(Header image, courtesy of the National Black Doll Museum of History & Culture, are of dolls that are among the more than 6,000 in the museum’s collection.)
Willwork Global Event Services is a leading international exhibition services and event management company.
Willwork Global Event Services works in cities, towns, villages, and hamlets throughout the United States. We also work internationally. Indeed, our international business is growing fast.
We launched in 1987. Our corporate office is located about 25 miles south of Boston, in South Easton, MA, a section of the incorporated town of Easton. Willwork Global Event Services operates offices in major metropolitan areas across America.
On our blog, and across our social media channels, we take the opportunity to tie in, and integrate, current and historic events and anniversaries to the business of Willwork Global Event Services: exhibitions and events.
This we are doing today with a post in honor and commemoration of Black History Month, an ennobling and important national annual event.
February is Black History Month.
Last year, on this blog, we gave tribute to Black History Month with a post titled, “Museums and Exhibitions, and Tours, That Honor and Educate About the Black Experience in America.”
Beyond, and in addition to the subject matter described in the title of the post, the post included background on Black History Month and how the event came to be.
For Black History Month 2019, we are taking a look at another exhibition that honors and educates about the black experience in our republic.
In conducting research for this post, we were pleased to learn about a trove of a celebration of black culture in Mansfield, MA, a town that borders Easton (again, the community that hosts the Willwork headquarters).
At 288 North Main Street in Mansfield resides the National Black Doll Museum of History & Culture, a museum (and we submit a museum is a type of exhibition) that is, as described on the organization’s website, “Celebrating black history through the eyes of a doll collector.”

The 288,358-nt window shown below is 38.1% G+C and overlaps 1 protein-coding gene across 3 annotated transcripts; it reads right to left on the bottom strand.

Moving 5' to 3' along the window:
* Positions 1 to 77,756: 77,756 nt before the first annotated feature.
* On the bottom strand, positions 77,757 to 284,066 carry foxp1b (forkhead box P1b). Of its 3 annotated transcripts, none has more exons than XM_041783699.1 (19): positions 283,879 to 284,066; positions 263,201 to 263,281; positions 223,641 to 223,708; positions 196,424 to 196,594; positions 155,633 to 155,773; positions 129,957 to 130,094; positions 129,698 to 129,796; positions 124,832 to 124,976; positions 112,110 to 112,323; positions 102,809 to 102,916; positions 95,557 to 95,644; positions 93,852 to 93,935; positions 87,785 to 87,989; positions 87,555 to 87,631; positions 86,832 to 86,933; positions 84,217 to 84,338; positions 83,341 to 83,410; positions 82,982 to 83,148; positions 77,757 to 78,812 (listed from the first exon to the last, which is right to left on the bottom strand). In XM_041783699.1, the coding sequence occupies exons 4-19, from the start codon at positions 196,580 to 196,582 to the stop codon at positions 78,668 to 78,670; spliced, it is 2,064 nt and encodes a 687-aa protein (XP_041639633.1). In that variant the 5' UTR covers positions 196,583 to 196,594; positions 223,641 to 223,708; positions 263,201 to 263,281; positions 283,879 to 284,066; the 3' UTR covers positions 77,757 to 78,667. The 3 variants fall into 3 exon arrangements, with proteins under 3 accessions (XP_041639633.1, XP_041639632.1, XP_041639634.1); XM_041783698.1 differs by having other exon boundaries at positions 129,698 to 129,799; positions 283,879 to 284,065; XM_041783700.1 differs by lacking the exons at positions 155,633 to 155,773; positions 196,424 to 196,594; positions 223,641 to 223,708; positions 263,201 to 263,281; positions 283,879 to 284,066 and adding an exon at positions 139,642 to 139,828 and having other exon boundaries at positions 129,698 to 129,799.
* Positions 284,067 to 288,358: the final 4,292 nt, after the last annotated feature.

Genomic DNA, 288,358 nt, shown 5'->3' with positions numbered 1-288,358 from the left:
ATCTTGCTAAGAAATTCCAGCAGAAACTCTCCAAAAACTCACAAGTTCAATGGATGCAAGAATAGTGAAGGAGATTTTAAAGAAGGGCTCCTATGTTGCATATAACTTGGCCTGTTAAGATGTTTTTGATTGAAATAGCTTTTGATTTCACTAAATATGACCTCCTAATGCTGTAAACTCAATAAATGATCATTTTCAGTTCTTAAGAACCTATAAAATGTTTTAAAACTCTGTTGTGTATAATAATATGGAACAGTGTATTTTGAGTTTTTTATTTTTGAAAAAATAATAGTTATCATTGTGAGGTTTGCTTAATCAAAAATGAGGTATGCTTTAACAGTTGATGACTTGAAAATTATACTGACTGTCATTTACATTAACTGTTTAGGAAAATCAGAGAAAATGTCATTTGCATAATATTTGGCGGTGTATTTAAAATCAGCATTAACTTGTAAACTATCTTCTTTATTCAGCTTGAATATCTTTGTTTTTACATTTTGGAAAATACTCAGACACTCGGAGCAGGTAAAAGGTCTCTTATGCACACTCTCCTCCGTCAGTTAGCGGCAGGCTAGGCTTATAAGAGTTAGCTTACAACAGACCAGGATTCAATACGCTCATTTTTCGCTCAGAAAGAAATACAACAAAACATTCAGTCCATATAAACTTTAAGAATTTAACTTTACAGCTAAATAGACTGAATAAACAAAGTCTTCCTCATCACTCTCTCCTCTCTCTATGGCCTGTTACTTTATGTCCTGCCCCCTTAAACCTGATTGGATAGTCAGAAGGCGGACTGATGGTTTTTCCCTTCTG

The National Black Doll Museum of History & Culture (NBDMHC) s the only museum in America dedicated to and focused on preserving the history of black dolls.
Founder of the museum is Debra Britt, 65, a Mansfield resident. Ms. Britt is one of eight children who grew up in the Boston neighborhood of Dorchester. She started collecting black dolls as a child. Ms. Britt, who worked at the South Station post office for 21 years, has collected a lot of dolls. She founded a nonprofit museum which took the dolls on the road and made them accessible to the public.
How did the NBDMHC come to take residence in downtown Mansfield?
A portion of an answer to that question is found in the following excerpt from a story, “In Mansfield, a one-of-a-kind collection of black dolls,” published on September 29, 2017 in the South regional section of the Boston Globe:
“For years, the nonprofit museum was a traveling exhibit, more than 5,000 dolls, carried to battered women’s shelters, soup kitchens, and schools; stored in boxes and tubs in her attic, basement, and garage. But eventually Britt … and her two sisters tired of packing and unpacking and lugging boxes around. Britt’s husband, a retired Boston police officer, was losing patience as the dolls overtook the couple’s Mansfield home.”
What to do with a collection that kept growing and growing?
In 2012, a saving solution was realized when Ms. Britt found affordable and vacant commercial space on North Main Street.
Please click here to be taken to the full Boston Globe story, which is written by Hattie Bernstein.
Today the National Black Doll Museum of History & Culture has more than 6,000 dolls. It runs a busy schedule of educational programs, workshops, readings, tours, discussions … and more.
The renown and profile of the museum continues to rise.
Willwork Global Event Services is confident that the National Black Doll Museum of History & Culture will continue to attract more and more attention and interest, and will continue grow and expand its reach and influence and value as a curator and teacher of black culture.